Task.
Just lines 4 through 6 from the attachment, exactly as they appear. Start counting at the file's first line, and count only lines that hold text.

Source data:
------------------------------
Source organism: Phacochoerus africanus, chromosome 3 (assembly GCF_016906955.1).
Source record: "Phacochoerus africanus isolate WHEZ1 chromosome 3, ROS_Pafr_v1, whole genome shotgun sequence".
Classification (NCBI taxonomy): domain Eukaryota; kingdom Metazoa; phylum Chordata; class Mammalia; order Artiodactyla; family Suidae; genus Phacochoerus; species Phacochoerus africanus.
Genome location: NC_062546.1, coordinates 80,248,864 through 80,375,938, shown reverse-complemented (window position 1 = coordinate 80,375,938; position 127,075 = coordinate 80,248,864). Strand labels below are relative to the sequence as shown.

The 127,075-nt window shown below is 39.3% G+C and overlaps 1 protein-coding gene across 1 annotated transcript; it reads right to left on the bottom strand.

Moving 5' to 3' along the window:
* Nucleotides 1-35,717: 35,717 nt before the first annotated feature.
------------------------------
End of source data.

Genome location: NC_062546.1, coordinates 80,248,864 through 80,375,938, shown reverse-complemented (window position 1 = coordinate 80,375,938; position 127,075 = coordinate 80,248,864). Strand labels below are relative to the sequence as shown.

The 127,075-nt window shown below is 39.3% G+C and overlaps 1 protein-coding gene across 1 annotated transcript; it reads right to left on the bottom strand.

Moving 5' to 3' along the window: